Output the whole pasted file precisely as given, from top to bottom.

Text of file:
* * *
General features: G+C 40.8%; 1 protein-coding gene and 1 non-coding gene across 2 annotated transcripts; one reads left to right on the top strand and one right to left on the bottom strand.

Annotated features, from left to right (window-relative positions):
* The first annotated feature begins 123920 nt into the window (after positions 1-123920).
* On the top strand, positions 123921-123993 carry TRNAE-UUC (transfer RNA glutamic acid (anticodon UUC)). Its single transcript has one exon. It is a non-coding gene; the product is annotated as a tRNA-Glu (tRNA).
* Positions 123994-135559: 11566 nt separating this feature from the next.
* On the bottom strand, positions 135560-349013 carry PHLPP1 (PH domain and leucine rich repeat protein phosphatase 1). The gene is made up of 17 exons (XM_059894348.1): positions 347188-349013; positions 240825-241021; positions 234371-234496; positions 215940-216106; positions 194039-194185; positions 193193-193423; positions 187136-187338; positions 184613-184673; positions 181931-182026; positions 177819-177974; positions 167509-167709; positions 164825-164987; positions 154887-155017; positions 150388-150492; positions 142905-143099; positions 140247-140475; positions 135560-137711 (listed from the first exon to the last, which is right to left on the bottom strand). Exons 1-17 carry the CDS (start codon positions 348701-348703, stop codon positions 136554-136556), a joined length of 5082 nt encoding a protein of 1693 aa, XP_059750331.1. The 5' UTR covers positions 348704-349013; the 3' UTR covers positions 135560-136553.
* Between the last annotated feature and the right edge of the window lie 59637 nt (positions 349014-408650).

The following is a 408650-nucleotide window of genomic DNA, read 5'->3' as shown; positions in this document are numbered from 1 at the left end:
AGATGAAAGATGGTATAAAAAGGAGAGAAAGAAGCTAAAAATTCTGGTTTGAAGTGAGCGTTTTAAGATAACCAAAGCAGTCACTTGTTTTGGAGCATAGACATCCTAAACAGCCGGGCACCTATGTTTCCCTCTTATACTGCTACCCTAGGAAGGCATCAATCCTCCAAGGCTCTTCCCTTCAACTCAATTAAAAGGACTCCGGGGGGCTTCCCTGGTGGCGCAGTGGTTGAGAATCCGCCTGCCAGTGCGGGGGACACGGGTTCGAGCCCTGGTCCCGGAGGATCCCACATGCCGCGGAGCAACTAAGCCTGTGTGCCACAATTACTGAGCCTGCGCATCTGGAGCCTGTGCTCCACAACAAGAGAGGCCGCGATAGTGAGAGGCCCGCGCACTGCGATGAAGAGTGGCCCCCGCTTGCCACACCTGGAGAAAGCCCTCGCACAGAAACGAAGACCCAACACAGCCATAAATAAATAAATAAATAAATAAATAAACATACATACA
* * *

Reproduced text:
General features: G+C 40.8%; 1 protein-coding gene and 1 non-coding gene across 2 annotated transcripts; one reads left to right on the top strand and one right to left on the bottom strand.

Annotated features, from left to right (window-relative positions):
* The first annotated feature begins 123920 nt into the window (after positions 1-123920).
* On the top strand, positions 123921-123993 carry TRNAE-UUC (transfer RNA glutamic acid (anticodon UUC)). Its single transcript has one exon. It is a non-coding gene; the product is annotated as a tRNA-Glu (tRNA).
* Positions 123994-135559: 11566 nt separating this feature from the next.
* On the bottom strand, positions 135560-349013 carry PHLPP1 (PH domain and leucine rich repeat protein phosphatase 1). The gene is made up of 17 exons (XM_059894348.1): positions 347188-349013; positions 240825-241021; positions 234371-234496; positions 215940-216106; positions 194039-194185; positions 193193-193423; positions 187136-187338; positions 184613-184673; positions 181931-182026; positions 177819-177974; positions 167509-167709; positions 164825-164987; positions 154887-155017; positions 150388-150492; positions 142905-143099; positions 140247-140475; positions 135560-137711 (listed from the first exon to the last, which is right to left on the bottom strand). Exons 1-17 carry the CDS (start codon positions 348701-348703, stop codon positions 136554-136556), a joined length of 5082 nt encoding a protein of 1693 aa, XP_059750331.1. The 5' UTR covers positions 348704-349013; the 3' UTR covers positions 135560-136553.
* Between the last annotated feature and the right edge of the window lie 59637 nt (positions 349014-408650).

The following is a 408650-nucleotide window of genomic DNA, read 5'->3' as shown; positions in this document are numbered from 1 at the left end:
AGATGAAAGATGGTATAAAAAGGAGAGAAAGAAGCTAAAAATTCTGGTTTGAAGTGAGCGTTTTAAGATAACCAAAGCAGTCACTTGTTTTGGAGCATAGACATCCTAAACAGCCGGGCACCTATGTTTCCCTCTTATACTGCTACCCTAGGAAGGCATCAATCCTCCAAGGCTCTTCCCTTCAACTCAATTAAAAGGACTCCGGGGGGCTTCCCTGGTGGCGCAGTGGTTGAGAATCCGCCTGCCAGTGCGGGGGACACGGGTTCGAGCCCTGGTCCCGGAGGATCCCACATGCCGCGGAGCAACTAAGCCTGTGTGCCACAATTACTGAGCCTGCGCATCTGGAGCCTGTGCTCCACAACAAGAGAGGCCGCGATAGTGAGAGGCCCGCGCACTGCGATGAAGAGTGGCCCCCGCTTGCCACACCTGGAGAAAGCCCTCGCACAGAAACGAAGACCCAACACAGCCATAAATAAATAAATAAATAAATAAATAAACATACATACA